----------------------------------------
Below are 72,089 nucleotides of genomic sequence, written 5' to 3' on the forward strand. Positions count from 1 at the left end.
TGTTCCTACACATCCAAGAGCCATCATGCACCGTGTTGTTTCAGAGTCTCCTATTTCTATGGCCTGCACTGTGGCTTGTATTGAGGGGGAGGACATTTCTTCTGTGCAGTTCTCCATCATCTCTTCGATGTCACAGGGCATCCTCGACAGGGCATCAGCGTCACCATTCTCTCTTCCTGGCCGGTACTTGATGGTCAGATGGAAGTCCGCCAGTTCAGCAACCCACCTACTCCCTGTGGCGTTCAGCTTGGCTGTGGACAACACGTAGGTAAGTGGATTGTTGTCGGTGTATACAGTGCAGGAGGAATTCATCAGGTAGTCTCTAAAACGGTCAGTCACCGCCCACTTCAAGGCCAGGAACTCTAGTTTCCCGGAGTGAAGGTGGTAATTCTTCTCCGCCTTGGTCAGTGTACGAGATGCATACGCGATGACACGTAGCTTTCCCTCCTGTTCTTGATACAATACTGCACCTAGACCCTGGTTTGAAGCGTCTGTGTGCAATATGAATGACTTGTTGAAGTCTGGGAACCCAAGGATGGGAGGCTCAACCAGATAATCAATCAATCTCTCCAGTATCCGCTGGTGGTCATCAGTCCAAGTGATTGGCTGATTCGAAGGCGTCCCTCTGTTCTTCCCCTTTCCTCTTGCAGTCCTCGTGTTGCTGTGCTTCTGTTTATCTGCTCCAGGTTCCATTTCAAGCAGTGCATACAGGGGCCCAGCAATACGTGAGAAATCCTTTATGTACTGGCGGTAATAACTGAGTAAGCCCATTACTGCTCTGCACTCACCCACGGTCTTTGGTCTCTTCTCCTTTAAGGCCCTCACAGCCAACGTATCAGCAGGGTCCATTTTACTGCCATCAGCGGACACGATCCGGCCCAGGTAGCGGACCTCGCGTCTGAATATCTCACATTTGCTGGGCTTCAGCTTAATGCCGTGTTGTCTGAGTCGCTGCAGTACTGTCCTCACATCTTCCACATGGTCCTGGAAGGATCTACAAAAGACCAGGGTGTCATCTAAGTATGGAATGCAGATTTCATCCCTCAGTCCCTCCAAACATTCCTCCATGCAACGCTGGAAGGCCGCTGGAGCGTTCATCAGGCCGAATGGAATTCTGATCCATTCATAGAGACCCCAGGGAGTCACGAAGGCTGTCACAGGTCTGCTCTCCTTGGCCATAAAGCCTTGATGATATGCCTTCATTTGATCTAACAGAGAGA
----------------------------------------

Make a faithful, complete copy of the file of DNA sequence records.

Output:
Below are 72,089 nucleotides of genomic sequence, written 5' to 3' on the forward strand. Positions count from 1 at the left end.
TGTTCCTACACATCCAAGAGCCATCATGCACCGTGTTGTTTCAGAGTCTCCTATTTCTATGGCCTGCACTGTGGCTTGTATTGAGGGGGAGGACATTTCTTCTGTGCAGTTCTCCATCATCTCTTCGATGTCACAGGGCATCCTCGACAGGGCATCAGCGTCACCATTCTCTCTTCCTGGCCGGTACTTGATGGTCAGATGGAAGTCCGCCAGTTCAGCAACCCACCTACTCCCTGTGGCGTTCAGCTTGGCTGTGGACAACACGTAGGTAAGTGGATTGTTGTCGGTGTATACAGTGCAGGAGGAATTCATCAGGTAGTCTCTAAAACGGTCAGTCACCGCCCACTTCAAGGCCAGGAACTCTAGTTTCCCGGAGTGAAGGTGGTAATTCTTCTCCGCCTTGGTCAGTGTACGAGATGCATACGCGATGACACGTAGCTTTCCCTCCTGTTCTTGATACAATACTGCACCTAGACCCTGGTTTGAAGCGTCTGTGTGCAATATGAATGACTTGTTGAAGTCTGGGAACCCAAGGATGGGAGGCTCAACCAGATAATCAATCAATCTCTCCAGTATCCGCTGGTGGTCATCAGTCCAAGTGATTGGCTGATTCGAAGGCGTCCCTCTGTTCTTCCCCTTTCCTCTTGCAGTCCTCGTGTTGCTGTGCTTCTGTTTATCTGCTCCAGGTTCCATTTCAAGCAGTGCATACAGGGGCCCAGCAATACGTGAGAAATCCTTTATGTACTGGCGGTAATAACTGAGTAAGCCCATTACTGCTCTGCACTCACCCACGGTCTTTGGTCTCTTCTCCTTTAAGGCCCTCACAGCCAACGTATCAGCAGGGTCCATTTTACTGCCATCAGCGGACACGATCCGGCCCAGGTAGCGGACCTCGCGTCTGAATATCTCACATTTGCTGGGCTTCAGCTTAATGCCGTGTTGTCTGAGTCGCTGCAGTACTGTCCTCACATCTTCCACATGGTCCTGGAAGGATCTACAAAAGACCAGGGTGTCATCTAAGTATGGAATGCAGATTTCATCCCTCAGTCCCTCCAAACATTCCTCCATGCAACGCTGGAAGGCCGCTGGAGCGTTCATCAGGCCGAATGGAATTCTGATCCATTCATAGAGACCCCAGGGAGTCACGAAGGCTGTCACAGGTCTGCTCTCCTTGGCCATAAAGCCTTGATGATATGCCTTCATTTGATCTAACAGAGAGA